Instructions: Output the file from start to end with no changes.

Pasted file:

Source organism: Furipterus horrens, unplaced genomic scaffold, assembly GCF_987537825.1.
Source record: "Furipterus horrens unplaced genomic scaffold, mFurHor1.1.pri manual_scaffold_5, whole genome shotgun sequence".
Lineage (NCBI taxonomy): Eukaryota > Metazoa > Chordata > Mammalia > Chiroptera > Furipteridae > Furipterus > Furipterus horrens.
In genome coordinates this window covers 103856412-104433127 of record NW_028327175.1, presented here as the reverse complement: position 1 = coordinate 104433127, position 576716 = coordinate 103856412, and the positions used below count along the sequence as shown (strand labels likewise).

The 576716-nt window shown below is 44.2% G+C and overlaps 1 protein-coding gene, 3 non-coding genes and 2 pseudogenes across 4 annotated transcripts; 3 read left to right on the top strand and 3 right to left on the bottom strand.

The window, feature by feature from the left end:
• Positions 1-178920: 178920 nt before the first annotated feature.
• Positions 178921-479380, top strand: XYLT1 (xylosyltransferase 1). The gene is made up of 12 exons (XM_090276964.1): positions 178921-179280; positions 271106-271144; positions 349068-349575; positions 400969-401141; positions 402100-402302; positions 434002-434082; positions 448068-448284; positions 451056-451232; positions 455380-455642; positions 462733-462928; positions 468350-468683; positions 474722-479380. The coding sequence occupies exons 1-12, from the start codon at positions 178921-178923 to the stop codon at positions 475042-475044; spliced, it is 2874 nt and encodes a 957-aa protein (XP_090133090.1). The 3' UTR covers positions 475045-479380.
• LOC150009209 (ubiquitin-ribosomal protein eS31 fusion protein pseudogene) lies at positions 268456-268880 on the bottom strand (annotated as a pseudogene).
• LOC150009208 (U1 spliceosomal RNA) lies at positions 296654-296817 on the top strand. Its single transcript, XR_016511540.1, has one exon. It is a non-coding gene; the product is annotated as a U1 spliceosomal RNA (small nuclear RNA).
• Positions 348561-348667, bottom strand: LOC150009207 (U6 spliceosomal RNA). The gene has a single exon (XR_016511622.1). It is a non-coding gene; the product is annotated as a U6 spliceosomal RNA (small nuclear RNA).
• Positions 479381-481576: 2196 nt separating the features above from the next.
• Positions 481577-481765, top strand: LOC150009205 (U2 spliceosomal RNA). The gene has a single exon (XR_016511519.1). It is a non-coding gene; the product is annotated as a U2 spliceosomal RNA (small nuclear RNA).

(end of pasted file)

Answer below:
Source organism: Furipterus horrens, unplaced genomic scaffold, assembly GCF_987537825.1.
Source record: "Furipterus horrens unplaced genomic scaffold, mFurHor1.1.pri manual_scaffold_5, whole genome shotgun sequence".
Lineage (NCBI taxonomy): Eukaryota > Metazoa > Chordata > Mammalia > Chiroptera > Furipteridae > Furipterus > Furipterus horrens.
In genome coordinates this window covers 103856412-104433127 of record NW_028327175.1, presented here as the reverse complement: position 1 = coordinate 104433127, position 576716 = coordinate 103856412, and the positions used below count along the sequence as shown (strand labels likewise).

The 576716-nt window shown below is 44.2% G+C and overlaps 1 protein-coding gene, 3 non-coding genes and 2 pseudogenes across 4 annotated transcripts; 3 read left to right on the top strand and 3 right to left on the bottom strand.

The window, feature by feature from the left end:
• Positions 1-178920: 178920 nt before the first annotated feature.
• Positions 178921-479380, top strand: XYLT1 (xylosyltransferase 1). The gene is made up of 12 exons (XM_090276964.1): positions 178921-179280; positions 271106-271144; positions 349068-349575; positions 400969-401141; positions 402100-402302; positions 434002-434082; positions 448068-448284; positions 451056-451232; positions 455380-455642; positions 462733-462928; positions 468350-468683; positions 474722-479380. The coding sequence occupies exons 1-12, from the start codon at positions 178921-178923 to the stop codon at positions 475042-475044; spliced, it is 2874 nt and encodes a 957-aa protein (XP_090133090.1). The 3' UTR covers positions 475045-479380.
• LOC150009209 (ubiquitin-ribosomal protein eS31 fusion protein pseudogene) lies at positions 268456-268880 on the bottom strand (annotated as a pseudogene).
• LOC150009208 (U1 spliceosomal RNA) lies at positions 296654-296817 on the top strand. Its single transcript, XR_016511540.1, has one exon. It is a non-coding gene; the product is annotated as a U1 spliceosomal RNA (small nuclear RNA).
• Positions 348561-348667, bottom strand: LOC150009207 (U6 spliceosomal RNA). The gene has a single exon (XR_016511622.1). It is a non-coding gene; the product is annotated as a U6 spliceosomal RNA (small nuclear RNA).
• Positions 479381-481576: 2196 nt separating the features above from the next.
• Positions 481577-481765, top strand: LOC150009205 (U2 spliceosomal RNA). The gene has a single exon (XR_016511519.1). It is a non-coding gene; the product is annotated as a U2 spliceosomal RNA (small nuclear RNA).